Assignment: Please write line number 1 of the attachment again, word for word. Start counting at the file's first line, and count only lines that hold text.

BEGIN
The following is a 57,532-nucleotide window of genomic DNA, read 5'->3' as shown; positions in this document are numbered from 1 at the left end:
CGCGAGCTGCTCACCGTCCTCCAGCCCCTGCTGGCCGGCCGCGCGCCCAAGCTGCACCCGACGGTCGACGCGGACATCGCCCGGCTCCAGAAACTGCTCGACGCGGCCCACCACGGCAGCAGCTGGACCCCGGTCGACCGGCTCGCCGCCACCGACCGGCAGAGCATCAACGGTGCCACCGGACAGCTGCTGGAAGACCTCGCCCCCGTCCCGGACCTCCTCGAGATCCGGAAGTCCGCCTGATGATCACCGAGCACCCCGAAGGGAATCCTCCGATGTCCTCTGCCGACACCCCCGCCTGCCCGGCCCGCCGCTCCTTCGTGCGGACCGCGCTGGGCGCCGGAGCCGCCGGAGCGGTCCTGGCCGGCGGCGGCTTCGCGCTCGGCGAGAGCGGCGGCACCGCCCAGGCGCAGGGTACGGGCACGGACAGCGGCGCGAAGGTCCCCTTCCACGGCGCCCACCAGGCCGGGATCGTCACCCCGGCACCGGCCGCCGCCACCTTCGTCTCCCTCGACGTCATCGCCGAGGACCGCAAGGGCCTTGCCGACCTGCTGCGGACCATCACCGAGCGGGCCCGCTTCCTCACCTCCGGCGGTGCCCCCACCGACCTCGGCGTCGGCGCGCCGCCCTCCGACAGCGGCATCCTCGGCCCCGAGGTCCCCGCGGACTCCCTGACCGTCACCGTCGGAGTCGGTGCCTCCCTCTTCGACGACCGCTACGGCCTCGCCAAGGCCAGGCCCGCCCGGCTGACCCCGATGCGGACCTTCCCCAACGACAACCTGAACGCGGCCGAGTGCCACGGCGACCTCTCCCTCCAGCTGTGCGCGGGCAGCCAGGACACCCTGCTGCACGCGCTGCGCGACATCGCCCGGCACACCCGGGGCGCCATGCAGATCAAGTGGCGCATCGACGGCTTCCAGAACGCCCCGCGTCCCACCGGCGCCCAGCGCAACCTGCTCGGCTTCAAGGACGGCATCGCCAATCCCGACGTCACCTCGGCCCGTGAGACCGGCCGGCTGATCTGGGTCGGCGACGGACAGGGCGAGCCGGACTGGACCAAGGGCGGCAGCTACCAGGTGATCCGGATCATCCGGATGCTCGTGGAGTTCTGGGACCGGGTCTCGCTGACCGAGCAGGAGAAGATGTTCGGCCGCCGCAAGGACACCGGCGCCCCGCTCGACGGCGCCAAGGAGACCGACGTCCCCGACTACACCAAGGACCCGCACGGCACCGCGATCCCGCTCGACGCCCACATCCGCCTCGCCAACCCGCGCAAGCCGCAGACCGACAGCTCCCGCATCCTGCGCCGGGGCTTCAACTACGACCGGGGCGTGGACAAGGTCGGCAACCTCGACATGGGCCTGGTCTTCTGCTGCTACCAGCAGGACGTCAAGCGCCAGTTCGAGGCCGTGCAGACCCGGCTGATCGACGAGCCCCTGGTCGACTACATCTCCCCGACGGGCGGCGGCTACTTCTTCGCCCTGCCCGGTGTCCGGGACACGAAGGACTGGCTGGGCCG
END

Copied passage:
The following is a 57,532-nucleotide window of genomic DNA, read 5'->3' as shown; positions in this document are numbered from 1 at the left end: